Another car flips over after colliding with bollard in Worple Road, Wimbledon
Dozens of onlookers watch as the couple emerged uninjured from the ordeal at about 11am on Saturday, September 8
A problem bollard has been blamed once again after yet another car flipped over on its side in Wimbledon town centre.
A man and woman had to be helped out of their car by officers from Wimbledon police station after their car collided with the bell bollard on Worple Road as they were turning right from Wimbledon Hill Road.
Dozens of onlookers watch as the couple emerged uninjured from the ordeal at about 11am on Saturday, September 8.
Sarah Davies, the lettings manager at nearby Haart estate agents, told the Wimbledon Guardian in February she had seen eight similar accidents happens at the junction and criticised Merton Council for not removing the bollard.
On Saturday she said: “Fortunately [the victims] both looked unharmed but extremely shocked.
“I will be writing to [Wimbledon MP] Stephen Hammond and Merton Council about this matter once again.”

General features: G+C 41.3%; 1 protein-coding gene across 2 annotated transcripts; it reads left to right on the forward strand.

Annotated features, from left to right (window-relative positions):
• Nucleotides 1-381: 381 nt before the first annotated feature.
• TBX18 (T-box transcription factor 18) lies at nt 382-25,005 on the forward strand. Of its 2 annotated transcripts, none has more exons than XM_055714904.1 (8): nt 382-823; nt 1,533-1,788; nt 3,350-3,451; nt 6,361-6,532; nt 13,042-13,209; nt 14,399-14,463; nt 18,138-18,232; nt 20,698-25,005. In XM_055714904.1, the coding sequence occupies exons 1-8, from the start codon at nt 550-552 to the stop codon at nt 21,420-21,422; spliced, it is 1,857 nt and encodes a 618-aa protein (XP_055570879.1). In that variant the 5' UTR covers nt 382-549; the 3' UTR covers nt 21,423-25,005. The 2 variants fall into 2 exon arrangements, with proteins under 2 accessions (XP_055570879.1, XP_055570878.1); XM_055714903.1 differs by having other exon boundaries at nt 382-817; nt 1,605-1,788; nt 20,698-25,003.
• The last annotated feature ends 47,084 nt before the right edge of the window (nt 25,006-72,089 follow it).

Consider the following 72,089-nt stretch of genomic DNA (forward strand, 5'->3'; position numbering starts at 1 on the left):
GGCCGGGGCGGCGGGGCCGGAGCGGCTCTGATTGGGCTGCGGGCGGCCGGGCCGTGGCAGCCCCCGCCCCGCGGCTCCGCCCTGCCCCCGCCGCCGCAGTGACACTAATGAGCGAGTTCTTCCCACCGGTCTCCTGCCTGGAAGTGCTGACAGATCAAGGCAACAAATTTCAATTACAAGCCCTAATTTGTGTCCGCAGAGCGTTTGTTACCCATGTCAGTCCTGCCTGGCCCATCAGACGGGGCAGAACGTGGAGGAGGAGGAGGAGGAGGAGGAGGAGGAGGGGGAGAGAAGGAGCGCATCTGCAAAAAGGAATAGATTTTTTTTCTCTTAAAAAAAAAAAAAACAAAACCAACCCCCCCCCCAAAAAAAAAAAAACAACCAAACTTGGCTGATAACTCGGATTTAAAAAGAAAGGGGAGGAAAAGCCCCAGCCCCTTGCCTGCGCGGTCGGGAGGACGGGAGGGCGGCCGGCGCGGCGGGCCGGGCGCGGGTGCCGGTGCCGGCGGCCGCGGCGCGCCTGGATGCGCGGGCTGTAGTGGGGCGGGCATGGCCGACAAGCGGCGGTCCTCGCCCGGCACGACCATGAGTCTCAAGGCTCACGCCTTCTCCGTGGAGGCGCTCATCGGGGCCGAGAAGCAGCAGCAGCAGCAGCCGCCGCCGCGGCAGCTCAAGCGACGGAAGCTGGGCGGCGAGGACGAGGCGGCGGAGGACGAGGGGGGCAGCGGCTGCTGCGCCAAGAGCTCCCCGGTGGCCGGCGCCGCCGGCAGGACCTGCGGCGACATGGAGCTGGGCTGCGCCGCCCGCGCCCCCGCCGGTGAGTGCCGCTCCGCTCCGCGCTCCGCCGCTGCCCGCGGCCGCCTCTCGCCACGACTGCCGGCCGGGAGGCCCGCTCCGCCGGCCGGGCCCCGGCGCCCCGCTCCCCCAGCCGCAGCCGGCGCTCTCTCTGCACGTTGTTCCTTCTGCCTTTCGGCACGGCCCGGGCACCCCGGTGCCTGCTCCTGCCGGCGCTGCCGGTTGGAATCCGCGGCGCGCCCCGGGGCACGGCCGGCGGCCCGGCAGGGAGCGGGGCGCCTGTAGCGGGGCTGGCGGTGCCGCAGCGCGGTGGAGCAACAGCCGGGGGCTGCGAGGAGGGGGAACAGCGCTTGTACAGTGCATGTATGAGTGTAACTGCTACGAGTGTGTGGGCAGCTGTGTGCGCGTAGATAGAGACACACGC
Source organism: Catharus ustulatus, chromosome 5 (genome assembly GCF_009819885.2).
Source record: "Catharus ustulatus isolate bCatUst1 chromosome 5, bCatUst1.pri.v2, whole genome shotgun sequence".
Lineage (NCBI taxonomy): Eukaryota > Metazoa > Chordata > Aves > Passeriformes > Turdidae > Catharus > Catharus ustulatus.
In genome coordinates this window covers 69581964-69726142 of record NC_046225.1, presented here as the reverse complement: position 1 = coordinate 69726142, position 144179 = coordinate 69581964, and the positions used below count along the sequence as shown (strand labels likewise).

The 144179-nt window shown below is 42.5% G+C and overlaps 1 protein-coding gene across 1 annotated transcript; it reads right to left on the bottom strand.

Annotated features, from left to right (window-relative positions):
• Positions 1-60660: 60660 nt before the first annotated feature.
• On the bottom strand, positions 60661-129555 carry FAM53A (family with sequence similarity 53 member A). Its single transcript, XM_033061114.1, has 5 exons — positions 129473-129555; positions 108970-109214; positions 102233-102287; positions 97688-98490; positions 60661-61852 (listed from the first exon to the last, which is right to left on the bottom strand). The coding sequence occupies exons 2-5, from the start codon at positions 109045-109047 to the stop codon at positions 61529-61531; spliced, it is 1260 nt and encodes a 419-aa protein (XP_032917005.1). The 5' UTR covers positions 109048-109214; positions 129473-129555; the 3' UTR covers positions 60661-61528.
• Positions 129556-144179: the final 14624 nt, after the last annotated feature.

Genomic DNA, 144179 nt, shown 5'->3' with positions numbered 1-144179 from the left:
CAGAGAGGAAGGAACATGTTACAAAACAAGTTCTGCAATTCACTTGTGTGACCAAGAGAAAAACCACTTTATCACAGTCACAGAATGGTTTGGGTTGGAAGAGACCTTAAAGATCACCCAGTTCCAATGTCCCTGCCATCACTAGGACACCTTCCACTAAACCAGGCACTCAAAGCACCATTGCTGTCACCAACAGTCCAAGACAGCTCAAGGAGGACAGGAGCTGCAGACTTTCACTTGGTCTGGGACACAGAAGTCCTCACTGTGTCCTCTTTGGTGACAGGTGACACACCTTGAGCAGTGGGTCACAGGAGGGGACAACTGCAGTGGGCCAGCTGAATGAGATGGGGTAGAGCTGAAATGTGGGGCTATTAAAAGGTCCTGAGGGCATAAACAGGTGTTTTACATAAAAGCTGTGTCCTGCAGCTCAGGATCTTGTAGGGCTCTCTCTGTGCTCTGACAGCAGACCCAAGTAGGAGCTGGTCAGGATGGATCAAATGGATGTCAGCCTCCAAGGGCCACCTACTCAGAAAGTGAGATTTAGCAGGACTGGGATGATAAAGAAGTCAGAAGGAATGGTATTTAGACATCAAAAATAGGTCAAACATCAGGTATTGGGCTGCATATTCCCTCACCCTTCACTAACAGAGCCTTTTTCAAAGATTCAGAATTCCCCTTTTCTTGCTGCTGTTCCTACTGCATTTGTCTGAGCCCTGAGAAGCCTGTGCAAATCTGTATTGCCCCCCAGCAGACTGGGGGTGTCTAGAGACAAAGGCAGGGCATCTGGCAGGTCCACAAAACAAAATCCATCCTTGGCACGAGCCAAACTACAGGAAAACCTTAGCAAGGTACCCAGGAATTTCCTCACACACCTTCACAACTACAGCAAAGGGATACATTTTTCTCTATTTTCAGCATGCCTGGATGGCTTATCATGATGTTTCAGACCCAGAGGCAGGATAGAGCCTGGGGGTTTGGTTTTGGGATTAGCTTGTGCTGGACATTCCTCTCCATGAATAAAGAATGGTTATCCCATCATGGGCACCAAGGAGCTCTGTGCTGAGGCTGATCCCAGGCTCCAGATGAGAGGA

The aftermath of the crash was captured on video by Giacomo Mantovani, a freelance film director, who interviewed residents as they despaired about the bollard.
In the six-minute clip witnesses are interviewed with mixed views about whether the driver was to blame for turning too steeply, or whether the bollard or the design of the road is to blame.
One man said: “She was going slow but she hit the bollard, which is very heavy, and it lifted the side of the car and that’s how it turned over.
“The police were so good, they were right behind when the car came along and they jumped out to rescue those two people.
“That bollard, if you go to it, is so thick - it just raised the car over and like slow motion it went over.”
Mr Mantovani, who lives in Woodside, said he would send his video to Merton Council to show them the residents' concerns.
The 29-year-old said: "I think it is important to report what happened because accidents happen so frequently at that spot.
"I think it is a combination of drivers being at fault and maybe a problem with the road, but surely something needs to be done."